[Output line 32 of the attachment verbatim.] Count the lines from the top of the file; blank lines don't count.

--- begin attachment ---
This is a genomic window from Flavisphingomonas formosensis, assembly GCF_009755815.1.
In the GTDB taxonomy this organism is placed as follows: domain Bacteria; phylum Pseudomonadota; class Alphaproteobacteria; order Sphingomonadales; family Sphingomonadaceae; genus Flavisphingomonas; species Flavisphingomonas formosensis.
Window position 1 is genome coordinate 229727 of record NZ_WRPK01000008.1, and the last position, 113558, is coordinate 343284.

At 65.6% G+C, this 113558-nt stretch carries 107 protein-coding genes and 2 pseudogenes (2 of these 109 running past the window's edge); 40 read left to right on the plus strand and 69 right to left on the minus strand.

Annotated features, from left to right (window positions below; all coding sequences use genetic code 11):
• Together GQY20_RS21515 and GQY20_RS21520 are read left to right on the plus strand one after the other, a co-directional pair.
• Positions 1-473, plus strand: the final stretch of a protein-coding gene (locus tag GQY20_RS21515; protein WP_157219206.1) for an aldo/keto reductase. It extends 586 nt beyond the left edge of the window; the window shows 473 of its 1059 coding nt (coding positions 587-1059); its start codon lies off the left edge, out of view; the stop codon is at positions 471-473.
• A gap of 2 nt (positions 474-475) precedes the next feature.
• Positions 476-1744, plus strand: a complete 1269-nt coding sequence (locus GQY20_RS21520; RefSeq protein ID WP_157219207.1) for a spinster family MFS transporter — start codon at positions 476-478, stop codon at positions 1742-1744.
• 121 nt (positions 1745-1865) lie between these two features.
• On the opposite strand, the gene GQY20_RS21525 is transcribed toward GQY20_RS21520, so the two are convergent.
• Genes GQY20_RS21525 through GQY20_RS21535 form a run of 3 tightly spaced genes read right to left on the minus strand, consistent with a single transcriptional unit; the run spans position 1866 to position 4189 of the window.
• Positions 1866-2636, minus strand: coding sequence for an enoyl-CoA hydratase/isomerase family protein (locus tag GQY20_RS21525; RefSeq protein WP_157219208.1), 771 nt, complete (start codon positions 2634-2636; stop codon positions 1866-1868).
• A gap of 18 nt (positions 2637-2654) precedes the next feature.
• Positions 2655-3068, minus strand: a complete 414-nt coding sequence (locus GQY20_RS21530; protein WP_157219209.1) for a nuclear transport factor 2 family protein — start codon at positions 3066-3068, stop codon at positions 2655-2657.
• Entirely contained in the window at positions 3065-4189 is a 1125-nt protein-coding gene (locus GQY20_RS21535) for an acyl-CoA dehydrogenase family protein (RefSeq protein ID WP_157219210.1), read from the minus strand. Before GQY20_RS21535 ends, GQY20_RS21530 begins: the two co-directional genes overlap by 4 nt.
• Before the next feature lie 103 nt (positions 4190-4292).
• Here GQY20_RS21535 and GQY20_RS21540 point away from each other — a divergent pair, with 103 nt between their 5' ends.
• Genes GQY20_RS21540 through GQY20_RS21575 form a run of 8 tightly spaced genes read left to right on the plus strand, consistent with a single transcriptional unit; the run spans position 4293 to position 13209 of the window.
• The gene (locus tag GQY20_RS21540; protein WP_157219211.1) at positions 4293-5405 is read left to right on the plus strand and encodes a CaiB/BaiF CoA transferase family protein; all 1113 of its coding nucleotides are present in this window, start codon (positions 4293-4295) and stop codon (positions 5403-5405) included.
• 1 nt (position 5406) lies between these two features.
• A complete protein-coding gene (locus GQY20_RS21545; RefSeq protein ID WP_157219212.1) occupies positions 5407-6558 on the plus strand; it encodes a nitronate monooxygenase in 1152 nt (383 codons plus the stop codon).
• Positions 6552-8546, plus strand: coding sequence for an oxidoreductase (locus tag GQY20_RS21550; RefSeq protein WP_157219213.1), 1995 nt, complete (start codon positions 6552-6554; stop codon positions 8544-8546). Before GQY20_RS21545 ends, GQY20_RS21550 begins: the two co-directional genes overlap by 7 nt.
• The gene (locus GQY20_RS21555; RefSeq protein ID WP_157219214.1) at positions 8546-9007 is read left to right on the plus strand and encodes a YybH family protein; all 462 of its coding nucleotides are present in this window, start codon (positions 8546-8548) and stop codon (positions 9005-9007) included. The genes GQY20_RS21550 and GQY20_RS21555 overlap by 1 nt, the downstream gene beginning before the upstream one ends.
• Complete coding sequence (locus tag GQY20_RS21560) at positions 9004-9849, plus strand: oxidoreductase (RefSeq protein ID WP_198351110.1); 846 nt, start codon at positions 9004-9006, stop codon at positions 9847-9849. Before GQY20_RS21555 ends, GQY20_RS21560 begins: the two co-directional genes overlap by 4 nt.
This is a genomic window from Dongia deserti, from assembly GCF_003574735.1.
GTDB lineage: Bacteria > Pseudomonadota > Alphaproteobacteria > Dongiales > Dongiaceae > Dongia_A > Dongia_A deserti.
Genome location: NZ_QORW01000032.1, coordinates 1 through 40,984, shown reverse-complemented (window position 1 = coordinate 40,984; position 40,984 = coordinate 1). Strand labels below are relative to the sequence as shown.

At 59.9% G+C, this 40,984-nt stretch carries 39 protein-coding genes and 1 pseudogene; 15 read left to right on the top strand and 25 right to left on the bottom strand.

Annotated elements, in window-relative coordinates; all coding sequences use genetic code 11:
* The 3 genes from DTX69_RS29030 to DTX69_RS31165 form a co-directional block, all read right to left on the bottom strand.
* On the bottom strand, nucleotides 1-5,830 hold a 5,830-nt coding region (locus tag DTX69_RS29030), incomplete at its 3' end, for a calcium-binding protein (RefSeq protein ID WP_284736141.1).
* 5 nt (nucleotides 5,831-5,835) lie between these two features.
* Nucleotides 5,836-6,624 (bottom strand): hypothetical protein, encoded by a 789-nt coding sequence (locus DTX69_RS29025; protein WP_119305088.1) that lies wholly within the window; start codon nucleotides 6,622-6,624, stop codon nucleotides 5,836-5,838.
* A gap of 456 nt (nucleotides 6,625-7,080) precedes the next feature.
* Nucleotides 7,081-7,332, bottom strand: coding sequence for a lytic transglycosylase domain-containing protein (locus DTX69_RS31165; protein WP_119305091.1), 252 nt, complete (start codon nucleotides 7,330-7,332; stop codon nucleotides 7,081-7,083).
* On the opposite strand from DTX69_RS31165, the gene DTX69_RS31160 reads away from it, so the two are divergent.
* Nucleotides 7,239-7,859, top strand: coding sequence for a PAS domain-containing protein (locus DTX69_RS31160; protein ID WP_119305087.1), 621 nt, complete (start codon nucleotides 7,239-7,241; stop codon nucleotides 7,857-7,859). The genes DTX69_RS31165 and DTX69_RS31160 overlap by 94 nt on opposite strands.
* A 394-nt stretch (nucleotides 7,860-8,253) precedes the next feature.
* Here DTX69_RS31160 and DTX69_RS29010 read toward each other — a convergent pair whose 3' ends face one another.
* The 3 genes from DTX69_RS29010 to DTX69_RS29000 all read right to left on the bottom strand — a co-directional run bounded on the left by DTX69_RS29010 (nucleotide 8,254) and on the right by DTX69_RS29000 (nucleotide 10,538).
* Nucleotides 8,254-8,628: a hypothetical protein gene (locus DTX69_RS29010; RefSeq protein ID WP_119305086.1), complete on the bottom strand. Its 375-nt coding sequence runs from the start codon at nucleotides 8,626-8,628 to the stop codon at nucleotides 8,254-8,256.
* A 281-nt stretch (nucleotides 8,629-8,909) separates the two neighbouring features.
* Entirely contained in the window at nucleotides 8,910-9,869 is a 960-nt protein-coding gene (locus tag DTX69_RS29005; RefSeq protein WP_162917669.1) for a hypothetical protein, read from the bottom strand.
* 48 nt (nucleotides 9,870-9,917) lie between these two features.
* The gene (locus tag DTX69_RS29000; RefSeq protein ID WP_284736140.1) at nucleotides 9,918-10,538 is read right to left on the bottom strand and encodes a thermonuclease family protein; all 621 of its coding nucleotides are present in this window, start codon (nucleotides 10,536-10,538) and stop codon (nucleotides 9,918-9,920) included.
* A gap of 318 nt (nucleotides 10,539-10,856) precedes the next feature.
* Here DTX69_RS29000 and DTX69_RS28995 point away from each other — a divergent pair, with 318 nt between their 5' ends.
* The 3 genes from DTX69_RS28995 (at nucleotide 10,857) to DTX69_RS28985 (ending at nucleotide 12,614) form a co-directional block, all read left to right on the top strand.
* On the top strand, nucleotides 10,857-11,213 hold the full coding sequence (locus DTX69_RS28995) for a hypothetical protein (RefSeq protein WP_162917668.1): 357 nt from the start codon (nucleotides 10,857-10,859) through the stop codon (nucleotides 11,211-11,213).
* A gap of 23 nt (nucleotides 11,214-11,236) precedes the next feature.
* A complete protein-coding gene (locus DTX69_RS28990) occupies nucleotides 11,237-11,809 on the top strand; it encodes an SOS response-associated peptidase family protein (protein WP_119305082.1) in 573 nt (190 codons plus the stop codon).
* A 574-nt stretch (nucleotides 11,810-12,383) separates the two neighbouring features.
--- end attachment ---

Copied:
* On the bottom strand, nucleotides 1-5,830 hold a 5,830-nt coding region (locus tag DTX69_RS29030), incomplete at its 3' end, for a calcium-binding protein (RefSeq protein ID WP_284736141.1).